Additionally, Peruvian law protects the principle of Net Neutrality. Accordingly, internet service providers can’t block, interfere, discriminate, restrict, or throttle internet traffic, an app, or a webpage without a court order forcing them to do so. There are two exceptions for emergency purposes and when the Telecommunications regulator qualifies it as non-arbitrary.
- Sets a bad precedent
The decree is based on an incorrect interpretation of Article 13 of the Net Neutrality regulation that allows ISPs to filter or block services and apps in response to a specific law. The national legal framework might limit the scope of any such “specific law” to emergency purposes and specific exceptions allowed in the Inter-American system. The MTC failed to do a systematic interpretation of the laws and read the Net Neutrality regulation as the sole law that addresses the internet. It also put all the attention in the technology and not in the conduct of the people. This wrong reasoning sets a bad precedent that could be used in the future to block more apps, web pages, domain names, and IP addresses, using only a ministerial decree. Sadly, the MTC and the tourism Ministry are already considering to block the IP address, URL, and apps of enterprises that do not have an authorization to operate.
- Affects other online services
Everything is connected on the internet. Every time we want to open a web page, our IP address gets connected to the IP address of the web page, which at the same time uses a domain name provided by a third party and may use a foreign host service to save its information. Therefore if an ISP blocks one service, it can end up blocking other related services. This happened in the case of Picap; the blocking order affected two host services: Amazon Web Services and Heroku.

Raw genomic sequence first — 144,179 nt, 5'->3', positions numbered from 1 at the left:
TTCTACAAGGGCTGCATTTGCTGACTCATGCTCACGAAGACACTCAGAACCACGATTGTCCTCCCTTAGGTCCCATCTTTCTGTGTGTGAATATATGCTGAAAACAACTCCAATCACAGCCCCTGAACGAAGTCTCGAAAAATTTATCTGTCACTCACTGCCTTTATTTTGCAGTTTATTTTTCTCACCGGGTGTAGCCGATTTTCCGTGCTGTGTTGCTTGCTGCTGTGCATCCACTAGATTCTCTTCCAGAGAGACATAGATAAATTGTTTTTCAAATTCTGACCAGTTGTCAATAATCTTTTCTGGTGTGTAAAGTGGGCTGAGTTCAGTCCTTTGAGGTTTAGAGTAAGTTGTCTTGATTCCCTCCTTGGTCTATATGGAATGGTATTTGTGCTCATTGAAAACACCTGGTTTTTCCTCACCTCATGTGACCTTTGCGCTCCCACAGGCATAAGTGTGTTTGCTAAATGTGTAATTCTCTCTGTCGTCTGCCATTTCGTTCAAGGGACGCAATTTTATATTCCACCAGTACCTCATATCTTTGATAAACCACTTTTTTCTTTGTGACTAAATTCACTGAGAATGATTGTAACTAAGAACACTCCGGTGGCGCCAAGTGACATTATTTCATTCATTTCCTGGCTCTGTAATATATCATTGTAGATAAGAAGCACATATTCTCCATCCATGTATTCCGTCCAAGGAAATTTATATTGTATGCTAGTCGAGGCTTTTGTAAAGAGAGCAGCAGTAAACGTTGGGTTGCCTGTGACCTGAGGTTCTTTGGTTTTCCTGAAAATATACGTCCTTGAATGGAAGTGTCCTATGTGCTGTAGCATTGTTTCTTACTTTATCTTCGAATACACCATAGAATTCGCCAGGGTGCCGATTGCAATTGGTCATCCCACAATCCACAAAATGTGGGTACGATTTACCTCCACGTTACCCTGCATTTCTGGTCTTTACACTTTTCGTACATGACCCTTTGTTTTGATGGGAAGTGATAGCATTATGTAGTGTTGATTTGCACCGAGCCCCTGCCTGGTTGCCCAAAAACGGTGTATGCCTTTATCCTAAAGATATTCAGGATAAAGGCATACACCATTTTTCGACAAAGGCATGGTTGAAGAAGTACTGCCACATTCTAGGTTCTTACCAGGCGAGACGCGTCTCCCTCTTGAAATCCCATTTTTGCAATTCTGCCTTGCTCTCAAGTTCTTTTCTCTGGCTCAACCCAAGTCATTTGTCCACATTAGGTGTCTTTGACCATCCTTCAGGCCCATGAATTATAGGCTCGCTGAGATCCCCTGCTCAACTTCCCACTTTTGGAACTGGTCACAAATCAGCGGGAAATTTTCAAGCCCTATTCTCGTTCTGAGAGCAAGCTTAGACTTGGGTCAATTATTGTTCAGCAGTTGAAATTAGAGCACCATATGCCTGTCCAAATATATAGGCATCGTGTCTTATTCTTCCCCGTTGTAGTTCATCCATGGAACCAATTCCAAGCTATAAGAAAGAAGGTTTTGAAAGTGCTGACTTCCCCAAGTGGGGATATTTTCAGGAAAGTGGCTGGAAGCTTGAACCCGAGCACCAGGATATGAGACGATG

Furthermore, the language of the decree is dangerously vague and allows the blocking of communication apps like WhatsApp, Telegram, Facebook Messenger, or Line if they are used to offer the aforementioned illegal service. In this case, the MTC identified 18 companies and all of them used Facebook as the platform to offer the service.
- Ignores the real problem
The MTC neglected to consider why the illegal service is so popular in the first place. The public transportation system in Peru is in chaos and the vast majority of the services are offered in an informal way. The government should strive to better understand the context for the problem before enacting laws that try to cover the sun with a finger. In the case of Picap, the MTC had other means to go after the company directly.
A popular action to protect the rights of users
On December 11th, Hiperderecho, a Peruvian NGO, brought a writ of an “acción popular,” an action that originates in the constitution and operates in cases of infringement of the constitution by decrees and similar legislation. They argue that the MTC decree does not respect international standards of freedom of speech and the Peruvian constitutional and legal framework, as it doesn’t pass the test of proportionality. If the court rules in their favor, the decree and all the actions taken by the MTC will be declared unconstitutional. In addition to that, Hiperderecho filed lawsuits against the four internet service providers before the telecommunications regulator in order to get the right interpretation of Article 13 of the Net Neutrality regulation. You can read more about the case here.
Access Now looks forward to seeing the decree be declared unconstitutional. If you want to support the efforts of Hiperderecho, you can share this blogpost and their latest blogpost about this topic, and check their social media here, here and here for more updates.
Image: El Comercio